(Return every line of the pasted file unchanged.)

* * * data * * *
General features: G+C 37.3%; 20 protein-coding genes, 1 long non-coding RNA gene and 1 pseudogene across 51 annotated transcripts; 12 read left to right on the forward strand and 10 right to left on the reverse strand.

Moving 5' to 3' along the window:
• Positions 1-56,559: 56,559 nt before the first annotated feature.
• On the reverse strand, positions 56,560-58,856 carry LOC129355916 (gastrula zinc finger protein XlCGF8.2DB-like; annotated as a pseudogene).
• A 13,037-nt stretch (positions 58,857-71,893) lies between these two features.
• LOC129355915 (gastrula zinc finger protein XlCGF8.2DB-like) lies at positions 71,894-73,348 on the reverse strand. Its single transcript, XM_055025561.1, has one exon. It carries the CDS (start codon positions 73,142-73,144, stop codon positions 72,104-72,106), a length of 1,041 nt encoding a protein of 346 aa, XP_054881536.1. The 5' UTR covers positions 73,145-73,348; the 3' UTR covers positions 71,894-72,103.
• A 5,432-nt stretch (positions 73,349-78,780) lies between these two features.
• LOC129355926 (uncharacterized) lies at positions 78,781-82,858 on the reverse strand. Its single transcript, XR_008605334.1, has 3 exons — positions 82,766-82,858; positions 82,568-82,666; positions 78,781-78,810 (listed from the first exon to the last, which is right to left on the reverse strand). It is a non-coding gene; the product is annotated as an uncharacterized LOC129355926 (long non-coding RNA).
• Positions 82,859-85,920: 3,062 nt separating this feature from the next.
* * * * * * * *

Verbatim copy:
General features: G+C 37.3%; 20 protein-coding genes, 1 long non-coding RNA gene and 1 pseudogene across 51 annotated transcripts; 12 read left to right on the forward strand and 10 right to left on the reverse strand.

Moving 5' to 3' along the window:
• Positions 1-56,559: 56,559 nt before the first annotated feature.
• On the reverse strand, positions 56,560-58,856 carry LOC129355916 (gastrula zinc finger protein XlCGF8.2DB-like; annotated as a pseudogene).
• A 13,037-nt stretch (positions 58,857-71,893) lies between these two features.
• LOC129355915 (gastrula zinc finger protein XlCGF8.2DB-like) lies at positions 71,894-73,348 on the reverse strand. Its single transcript, XM_055025561.1, has one exon. It carries the CDS (start codon positions 73,142-73,144, stop codon positions 72,104-72,106), a length of 1,041 nt encoding a protein of 346 aa, XP_054881536.1. The 5' UTR covers positions 73,145-73,348; the 3' UTR covers positions 71,894-72,103.
• A 5,432-nt stretch (positions 73,349-78,780) lies between these two features.
• LOC129355926 (uncharacterized) lies at positions 78,781-82,858 on the reverse strand. Its single transcript, XR_008605334.1, has 3 exons — positions 82,766-82,858; positions 82,568-82,666; positions 78,781-78,810 (listed from the first exon to the last, which is right to left on the reverse strand). It is a non-coding gene; the product is annotated as an uncharacterized LOC129355926 (long non-coding RNA).
• Positions 82,859-85,920: 3,062 nt separating this feature from the next.